We had a living room at the front of the house that wasn’t used much. It had a thick blue carpet with patterns that I liked to follow with my hands. At the back of the room, there was a shelf lined with bright yellow National Geographic spines, that I’d slowly peel through. Objects on the shelf proved that my parents had a life before I was born, like the Mbira my mom brought home from Tanzania that I would occasionally strum, and a metronome from an antique store in London, where they lived in 1977. It was a quiet room that was rarely used, except for special occasions like Mom’s Book Club, Christmas, and Dad’s 40th birthday party, we weren’t in there often. We were, however, beckoned to that room when my parents held our first ever “family meeting” to announce their separation. Everyone cried, and I ran out and locked myself in the bathroom.
I remember the pain of packing our ‘JOY’ bags to go to Dad’s house. They were called that because that was the brand name of the bag, and I can still recall the embroidered flowers on the handles; but the act of packing my things every Thursday—homework, Barbie dolls, clothes to wear—was anything but joyous. This is not to say we didn’t have fun at Dad’s. It was exciting to explore the house he rented in The Annex; it had a bunk bed, and strange cut outs in the wall that we could hide in. We did things at Dad’s that we didn’t do at Mom’s, like wear our snorkeling gear in the bathtub, heat up our jammies in the microwave, and when we couldn’t sleep, he’d throw us in the back of his car and we’d drive around the neighbourhood looking for raccoons.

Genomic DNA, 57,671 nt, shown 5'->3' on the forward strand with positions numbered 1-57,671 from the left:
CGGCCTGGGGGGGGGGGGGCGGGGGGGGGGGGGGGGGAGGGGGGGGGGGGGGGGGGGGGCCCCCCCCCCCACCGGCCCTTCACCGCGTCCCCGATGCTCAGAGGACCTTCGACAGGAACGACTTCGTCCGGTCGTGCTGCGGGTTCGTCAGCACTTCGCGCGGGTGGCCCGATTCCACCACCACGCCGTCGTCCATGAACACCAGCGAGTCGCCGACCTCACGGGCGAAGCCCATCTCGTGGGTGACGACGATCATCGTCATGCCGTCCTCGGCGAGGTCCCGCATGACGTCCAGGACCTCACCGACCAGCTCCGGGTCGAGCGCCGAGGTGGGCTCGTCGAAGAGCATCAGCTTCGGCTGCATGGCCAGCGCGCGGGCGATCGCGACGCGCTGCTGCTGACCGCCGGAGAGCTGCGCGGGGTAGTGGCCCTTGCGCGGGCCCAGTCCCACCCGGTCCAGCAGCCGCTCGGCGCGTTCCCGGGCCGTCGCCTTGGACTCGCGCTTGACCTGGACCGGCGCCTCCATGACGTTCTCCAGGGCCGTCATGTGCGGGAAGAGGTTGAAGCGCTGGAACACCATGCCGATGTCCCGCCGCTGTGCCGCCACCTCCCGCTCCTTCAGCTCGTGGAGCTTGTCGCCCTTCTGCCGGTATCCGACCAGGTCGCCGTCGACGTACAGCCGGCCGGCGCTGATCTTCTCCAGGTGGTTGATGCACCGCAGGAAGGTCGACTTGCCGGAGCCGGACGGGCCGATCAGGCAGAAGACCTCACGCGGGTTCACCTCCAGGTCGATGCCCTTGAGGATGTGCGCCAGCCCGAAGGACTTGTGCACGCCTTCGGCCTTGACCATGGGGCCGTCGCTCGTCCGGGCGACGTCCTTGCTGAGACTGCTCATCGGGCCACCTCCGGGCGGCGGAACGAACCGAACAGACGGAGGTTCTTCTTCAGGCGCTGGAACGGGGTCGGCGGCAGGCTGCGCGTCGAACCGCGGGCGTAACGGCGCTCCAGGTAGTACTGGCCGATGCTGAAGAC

Dad wasn’t good at cooking, and I remember once eating a dinner that was all yellow and beige: creamed corn, a bun with butter, chicken with no seasoning. I’m not sure if I said it out loud, but I definitely thought “This meal looks horrible; mom would never serve a meal like this.” There were trundle beds in the basement, and for kicks, he’d lift us into the wall, and then pull us back down again – we’d howl with laughter. It was a tough time in my childhood, but while I was grieving the family I once had, I was also getting to know my parents for who they really were–and I enjoyed seeing different sides of them.